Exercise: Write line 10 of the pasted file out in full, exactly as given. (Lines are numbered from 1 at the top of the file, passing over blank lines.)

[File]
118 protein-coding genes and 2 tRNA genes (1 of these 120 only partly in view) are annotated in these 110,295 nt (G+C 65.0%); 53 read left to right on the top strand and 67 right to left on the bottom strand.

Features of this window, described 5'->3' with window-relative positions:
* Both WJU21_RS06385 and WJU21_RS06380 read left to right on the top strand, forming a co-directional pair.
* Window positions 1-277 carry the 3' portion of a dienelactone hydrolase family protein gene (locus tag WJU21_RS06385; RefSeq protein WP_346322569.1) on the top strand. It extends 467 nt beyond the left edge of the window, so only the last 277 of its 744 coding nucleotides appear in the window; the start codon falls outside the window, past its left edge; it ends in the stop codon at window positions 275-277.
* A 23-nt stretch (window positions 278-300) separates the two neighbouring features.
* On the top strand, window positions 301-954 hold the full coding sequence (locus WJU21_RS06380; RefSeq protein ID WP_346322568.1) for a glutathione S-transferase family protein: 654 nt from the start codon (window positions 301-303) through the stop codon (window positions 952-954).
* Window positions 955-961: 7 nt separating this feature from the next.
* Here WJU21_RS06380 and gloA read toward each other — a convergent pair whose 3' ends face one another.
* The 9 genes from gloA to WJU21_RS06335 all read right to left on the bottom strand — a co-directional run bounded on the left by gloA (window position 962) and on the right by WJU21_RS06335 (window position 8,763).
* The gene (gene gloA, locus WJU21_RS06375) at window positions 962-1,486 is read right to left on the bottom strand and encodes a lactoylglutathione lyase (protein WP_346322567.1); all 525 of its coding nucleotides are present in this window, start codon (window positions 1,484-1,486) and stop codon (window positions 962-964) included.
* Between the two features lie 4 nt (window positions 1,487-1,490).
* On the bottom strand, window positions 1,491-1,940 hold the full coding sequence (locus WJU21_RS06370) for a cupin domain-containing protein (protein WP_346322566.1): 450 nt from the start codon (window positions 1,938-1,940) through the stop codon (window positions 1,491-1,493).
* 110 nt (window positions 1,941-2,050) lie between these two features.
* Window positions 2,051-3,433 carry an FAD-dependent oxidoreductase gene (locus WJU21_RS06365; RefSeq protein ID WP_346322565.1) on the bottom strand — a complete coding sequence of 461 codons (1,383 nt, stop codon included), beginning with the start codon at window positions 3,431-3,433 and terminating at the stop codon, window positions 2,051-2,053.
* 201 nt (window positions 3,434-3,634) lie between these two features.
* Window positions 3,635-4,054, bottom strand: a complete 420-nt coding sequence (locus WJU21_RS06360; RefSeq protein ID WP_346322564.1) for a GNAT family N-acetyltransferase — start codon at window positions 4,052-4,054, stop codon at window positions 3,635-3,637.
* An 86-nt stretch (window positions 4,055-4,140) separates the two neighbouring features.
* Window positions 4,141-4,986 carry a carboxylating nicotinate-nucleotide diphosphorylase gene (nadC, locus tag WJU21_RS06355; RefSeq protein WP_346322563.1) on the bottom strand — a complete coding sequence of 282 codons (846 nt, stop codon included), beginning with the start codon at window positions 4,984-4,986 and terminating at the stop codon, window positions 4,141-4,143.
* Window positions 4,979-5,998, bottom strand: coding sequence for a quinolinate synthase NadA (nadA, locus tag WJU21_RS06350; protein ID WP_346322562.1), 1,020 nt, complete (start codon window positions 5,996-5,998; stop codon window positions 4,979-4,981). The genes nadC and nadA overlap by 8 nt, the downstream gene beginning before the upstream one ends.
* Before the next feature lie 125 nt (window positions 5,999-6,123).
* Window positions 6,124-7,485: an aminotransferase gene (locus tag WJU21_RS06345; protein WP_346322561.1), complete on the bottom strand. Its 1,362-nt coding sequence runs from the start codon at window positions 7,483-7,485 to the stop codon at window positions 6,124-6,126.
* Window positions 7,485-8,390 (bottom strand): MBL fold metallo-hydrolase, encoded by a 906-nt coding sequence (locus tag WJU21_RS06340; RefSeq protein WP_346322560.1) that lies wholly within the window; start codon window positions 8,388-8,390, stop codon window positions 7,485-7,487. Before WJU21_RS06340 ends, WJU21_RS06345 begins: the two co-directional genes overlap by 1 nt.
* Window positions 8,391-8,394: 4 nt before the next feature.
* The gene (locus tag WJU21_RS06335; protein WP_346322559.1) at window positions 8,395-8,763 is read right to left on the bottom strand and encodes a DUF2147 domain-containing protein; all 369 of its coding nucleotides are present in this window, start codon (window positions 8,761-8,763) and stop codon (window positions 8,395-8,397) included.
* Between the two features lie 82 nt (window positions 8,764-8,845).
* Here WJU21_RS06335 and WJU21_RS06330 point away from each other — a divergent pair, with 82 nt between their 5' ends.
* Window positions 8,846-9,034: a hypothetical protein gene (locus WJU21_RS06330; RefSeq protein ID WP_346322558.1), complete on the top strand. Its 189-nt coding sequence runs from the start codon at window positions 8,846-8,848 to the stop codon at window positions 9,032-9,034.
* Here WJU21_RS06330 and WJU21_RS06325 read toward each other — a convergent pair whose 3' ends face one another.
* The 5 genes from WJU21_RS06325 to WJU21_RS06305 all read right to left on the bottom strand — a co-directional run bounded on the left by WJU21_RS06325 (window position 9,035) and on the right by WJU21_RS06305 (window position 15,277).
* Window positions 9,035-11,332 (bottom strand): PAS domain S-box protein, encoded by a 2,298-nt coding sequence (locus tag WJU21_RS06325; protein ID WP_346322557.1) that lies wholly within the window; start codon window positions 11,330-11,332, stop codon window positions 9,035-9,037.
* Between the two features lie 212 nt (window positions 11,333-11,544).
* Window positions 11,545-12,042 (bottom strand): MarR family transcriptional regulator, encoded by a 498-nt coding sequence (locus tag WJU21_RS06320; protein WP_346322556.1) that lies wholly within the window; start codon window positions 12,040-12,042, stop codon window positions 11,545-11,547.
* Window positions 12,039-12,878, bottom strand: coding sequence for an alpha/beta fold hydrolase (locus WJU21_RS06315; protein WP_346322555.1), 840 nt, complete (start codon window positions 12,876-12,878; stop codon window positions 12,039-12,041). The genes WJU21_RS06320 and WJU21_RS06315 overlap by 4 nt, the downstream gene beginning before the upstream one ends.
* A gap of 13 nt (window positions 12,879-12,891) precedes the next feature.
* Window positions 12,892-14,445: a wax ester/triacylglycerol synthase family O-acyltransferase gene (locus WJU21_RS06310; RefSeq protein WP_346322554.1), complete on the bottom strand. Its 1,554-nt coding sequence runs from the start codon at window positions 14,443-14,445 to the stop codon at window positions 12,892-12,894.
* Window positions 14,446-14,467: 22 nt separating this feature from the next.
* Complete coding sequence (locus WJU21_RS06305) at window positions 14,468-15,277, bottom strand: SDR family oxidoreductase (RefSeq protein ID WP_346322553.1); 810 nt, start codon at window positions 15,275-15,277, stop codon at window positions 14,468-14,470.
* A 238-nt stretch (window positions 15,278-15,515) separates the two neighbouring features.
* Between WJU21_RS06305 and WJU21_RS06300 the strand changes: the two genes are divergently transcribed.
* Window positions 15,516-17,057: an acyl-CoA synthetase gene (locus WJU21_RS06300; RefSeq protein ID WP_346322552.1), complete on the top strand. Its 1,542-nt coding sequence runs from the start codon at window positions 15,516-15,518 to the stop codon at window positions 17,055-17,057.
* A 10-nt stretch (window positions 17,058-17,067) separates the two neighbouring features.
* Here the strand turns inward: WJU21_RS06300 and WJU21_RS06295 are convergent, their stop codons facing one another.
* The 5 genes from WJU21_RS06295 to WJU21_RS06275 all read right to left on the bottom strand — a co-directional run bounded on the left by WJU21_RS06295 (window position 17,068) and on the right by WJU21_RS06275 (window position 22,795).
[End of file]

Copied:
* The gene (gene gloA, locus WJU21_RS06375) at window positions 962-1,486 is read right to left on the bottom strand and encodes a lactoylglutathione lyase (protein WP_346322567.1); all 525 of its coding nucleotides are present in this window, start codon (window positions 1,484-1,486) and stop codon (window positions 962-964) included.